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On March 6, 1971, a group of some of the top musicians from the United States -– Ike and Tina Turner, Wilson Pickett, the Staple Singers, and more -– boarded a plane bound for Ghana to perform in a musical celebration that was dubbed the “Soul to Soul Festival.” Thousands of audience members filled Accra’s Black Star Square for a continuous 15 hours of music. The festival was planned in part for the annual celebration of Ghana’s independence, but also as an invitation to a “homecoming” for these noted African-American artists to return to Africa.
This episode revisits the famed music festival on its 50th anniversary and explores the longstanding legacy of cultural exchange with African diasporans originally set forth in the 1950s by Kwame Nkrumah, the first president of Ghana. Tune in for interviews with noted musicologist John Collins, poet and scholar Tsitsi Ella Jaji, concert goers and more.
This story was originally produced for AfroPop Worldwide by The Kitchen Sisters producer Brandi Howell.  To hear more stories from this Peabody-award winning show, visit
Your journey back to 1971 isn’t over once you’ve heard this week’s show– we’ve got plenty for you to watch and read next.
This video collection highlights the riveting performances on stage at Black Star Square during the Soul to Soul Festival. In these clips, you will see Wilson Pickett–the headliner of the festival–performing his hit song, “In the Midnight Hour,”  and other memorable moments of the American musicians’ visit to Ghana.
Tsitsi Ella Jaji’s book Africa in Stereo: Modernism, Music, and Pan-African Solidarity.

She explained the title of the book thusly:


Africa in Stereo: Modernism, Music and Pan-African Solidarity is a book I wrote and published in 2014. I was thinking about the influence of African-American music and the responses to it in countries that had really interesting histories in relation to pan-Africanism – Ghana, Senegal and South Africa. And so of course, Ghana is a place where soul to soul matters a lot.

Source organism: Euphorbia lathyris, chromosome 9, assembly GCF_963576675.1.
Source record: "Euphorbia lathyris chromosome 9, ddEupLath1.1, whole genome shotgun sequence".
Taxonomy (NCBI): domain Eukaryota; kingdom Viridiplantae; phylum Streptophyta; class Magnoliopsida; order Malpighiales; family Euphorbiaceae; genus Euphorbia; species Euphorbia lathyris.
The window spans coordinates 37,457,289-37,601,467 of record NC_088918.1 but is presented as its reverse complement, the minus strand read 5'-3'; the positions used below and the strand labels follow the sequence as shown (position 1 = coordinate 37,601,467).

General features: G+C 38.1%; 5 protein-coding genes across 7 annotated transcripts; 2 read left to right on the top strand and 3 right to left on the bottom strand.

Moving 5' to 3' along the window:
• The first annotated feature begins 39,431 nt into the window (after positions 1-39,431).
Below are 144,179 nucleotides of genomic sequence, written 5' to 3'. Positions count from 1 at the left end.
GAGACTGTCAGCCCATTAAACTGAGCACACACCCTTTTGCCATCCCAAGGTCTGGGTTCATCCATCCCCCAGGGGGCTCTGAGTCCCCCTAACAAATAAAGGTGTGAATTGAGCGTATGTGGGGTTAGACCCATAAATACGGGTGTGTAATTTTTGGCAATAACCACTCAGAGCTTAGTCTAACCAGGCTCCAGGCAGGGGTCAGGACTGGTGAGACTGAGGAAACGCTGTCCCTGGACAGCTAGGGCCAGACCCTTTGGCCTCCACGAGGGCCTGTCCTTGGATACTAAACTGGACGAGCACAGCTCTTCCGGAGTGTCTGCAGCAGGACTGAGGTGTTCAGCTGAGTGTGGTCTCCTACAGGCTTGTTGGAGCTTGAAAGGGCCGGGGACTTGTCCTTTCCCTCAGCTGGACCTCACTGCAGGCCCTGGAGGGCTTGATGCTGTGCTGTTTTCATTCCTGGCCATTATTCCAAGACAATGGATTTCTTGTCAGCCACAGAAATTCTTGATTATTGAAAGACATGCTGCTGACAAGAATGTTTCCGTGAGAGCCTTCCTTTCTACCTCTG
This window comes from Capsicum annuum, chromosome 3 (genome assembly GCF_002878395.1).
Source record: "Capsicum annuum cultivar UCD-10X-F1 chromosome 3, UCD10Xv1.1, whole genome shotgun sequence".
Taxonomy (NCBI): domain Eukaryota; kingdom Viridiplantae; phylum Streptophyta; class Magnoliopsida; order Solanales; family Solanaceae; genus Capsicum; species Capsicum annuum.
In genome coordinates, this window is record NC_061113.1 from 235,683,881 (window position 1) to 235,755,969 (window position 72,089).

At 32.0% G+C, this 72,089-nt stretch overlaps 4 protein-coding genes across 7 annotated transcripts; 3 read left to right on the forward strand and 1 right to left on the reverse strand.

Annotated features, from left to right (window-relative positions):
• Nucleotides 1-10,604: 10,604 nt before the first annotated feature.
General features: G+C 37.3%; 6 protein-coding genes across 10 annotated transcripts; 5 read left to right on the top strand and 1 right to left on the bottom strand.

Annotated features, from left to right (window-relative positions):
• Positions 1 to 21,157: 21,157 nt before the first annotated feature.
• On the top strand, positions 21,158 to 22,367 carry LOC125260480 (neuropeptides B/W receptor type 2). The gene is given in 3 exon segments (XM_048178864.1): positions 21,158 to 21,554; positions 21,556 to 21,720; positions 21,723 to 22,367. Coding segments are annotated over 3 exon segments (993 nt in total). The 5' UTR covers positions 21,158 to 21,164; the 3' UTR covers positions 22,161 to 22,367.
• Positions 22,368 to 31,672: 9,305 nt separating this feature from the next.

I’ve always been interested in words and their root meanings. And I am also very interested in sound, of course. And so the idea of sound that comes from multiple directions, and yet that we interpret and enjoy precisely because of its surround sound and binaural dimensions is something that’s always resonated with me. I thought that was a really great metaphor for how I wanted to imagine Black people around the world relating to each other. This concept is not original, this idea of a stereophonic Black Atlantic is something that Paul Gilroy talks about in a book he published in the 1990s called The Black Atlantic.

It struck me that when a lot of people talk about influence, it’s a flow in one direction. But in my experience of diaspora having grown up in Zimbabwe and spending a lot of time in the United States listening to music from across the diaspora of the Caribbean, Black British, et cetera, was that it wasn’t just one direction.

The literal effect of stereo sound is when a sound signal hits, at least the interpretation of stereo sound in our ears, is that the sound signal hits from different sources at slightly different moments. And then we’re using our brains to make sense of that little out-of-sync gap. And that’s the place that I thought was so interesting that there’s something related and similar, but it’s the gap where we interpret that really matters. And so the image of that stereo comes from a Greek word stereos, which means solid. And that also inspired for me the other sense of solid as, you know, “My solid companion, my brother …do me a solid,” all of that kind of thing -– a piece of solidarity as well. And so it was just like this metaphor turned out to be a gift that helped me to think a lot about some surprising resonances in different parts of the world.